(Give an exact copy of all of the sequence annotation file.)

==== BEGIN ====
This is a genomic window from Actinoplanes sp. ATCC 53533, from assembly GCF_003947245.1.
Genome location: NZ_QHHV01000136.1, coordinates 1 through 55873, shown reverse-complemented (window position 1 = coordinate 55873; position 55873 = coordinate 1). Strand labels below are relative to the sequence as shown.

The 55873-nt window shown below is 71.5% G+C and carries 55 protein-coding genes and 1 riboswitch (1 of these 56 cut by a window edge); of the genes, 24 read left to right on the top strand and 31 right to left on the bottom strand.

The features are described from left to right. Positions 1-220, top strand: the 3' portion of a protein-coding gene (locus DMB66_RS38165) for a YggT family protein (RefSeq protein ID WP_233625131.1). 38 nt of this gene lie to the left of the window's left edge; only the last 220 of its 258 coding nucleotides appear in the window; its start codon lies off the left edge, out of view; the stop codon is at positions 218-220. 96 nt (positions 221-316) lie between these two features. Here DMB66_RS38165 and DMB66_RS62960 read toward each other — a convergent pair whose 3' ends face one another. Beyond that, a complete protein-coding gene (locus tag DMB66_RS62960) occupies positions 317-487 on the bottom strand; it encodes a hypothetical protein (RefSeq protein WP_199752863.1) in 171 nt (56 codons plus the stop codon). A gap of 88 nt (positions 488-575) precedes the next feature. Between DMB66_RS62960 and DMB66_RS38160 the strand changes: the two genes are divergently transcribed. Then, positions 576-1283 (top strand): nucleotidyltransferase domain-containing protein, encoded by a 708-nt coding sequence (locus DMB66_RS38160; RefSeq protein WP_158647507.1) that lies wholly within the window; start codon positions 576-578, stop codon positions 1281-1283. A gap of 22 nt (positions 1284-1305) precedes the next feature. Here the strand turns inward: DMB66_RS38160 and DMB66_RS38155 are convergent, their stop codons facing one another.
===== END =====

This is a genomic window from Actinoplanes sp. ATCC 53533, from assembly GCF_003947245.1.
Genome location: NZ_QHHV01000136.1, coordinates 1 through 55873, shown reverse-complemented (window position 1 = coordinate 55873; position 55873 = coordinate 1). Strand labels below are relative to the sequence as shown.

The 55873-nt window shown below is 71.5% G+C and carries 55 protein-coding genes and 1 riboswitch (1 of these 56 cut by a window edge); of the genes, 24 read left to right on the top strand and 31 right to left on the bottom strand.

The features are described from left to right. Positions 1-220, top strand: the 3' portion of a protein-coding gene (locus DMB66_RS38165) for a YggT family protein (RefSeq protein ID WP_233625131.1). 38 nt of this gene lie to the left of the window's left edge; only the last 220 of its 258 coding nucleotides appear in the window; its start codon lies off the left edge, out of view; the stop codon is at positions 218-220. 96 nt (positions 221-316) lie between these two features. Here DMB66_RS38165 and DMB66_RS62960 read toward each other — a convergent pair whose 3' ends face one another. Beyond that, a complete protein-coding gene (locus tag DMB66_RS62960) occupies positions 317-487 on the bottom strand; it encodes a hypothetical protein (RefSeq protein WP_199752863.1) in 171 nt (56 codons plus the stop codon). A gap of 88 nt (positions 488-575) precedes the next feature. Between DMB66_RS62960 and DMB66_RS38160 the strand changes: the two genes are divergently transcribed. Then, positions 576-1283 (top strand): nucleotidyltransferase domain-containing protein, encoded by a 708-nt coding sequence (locus DMB66_RS38160; RefSeq protein WP_158647507.1) that lies wholly within the window; start codon positions 576-578, stop codon positions 1281-1283. A gap of 22 nt (positions 1284-1305) precedes the next feature. Here the strand turns inward: DMB66_RS38160 and DMB66_RS38155 are convergent, their stop codons facing one another.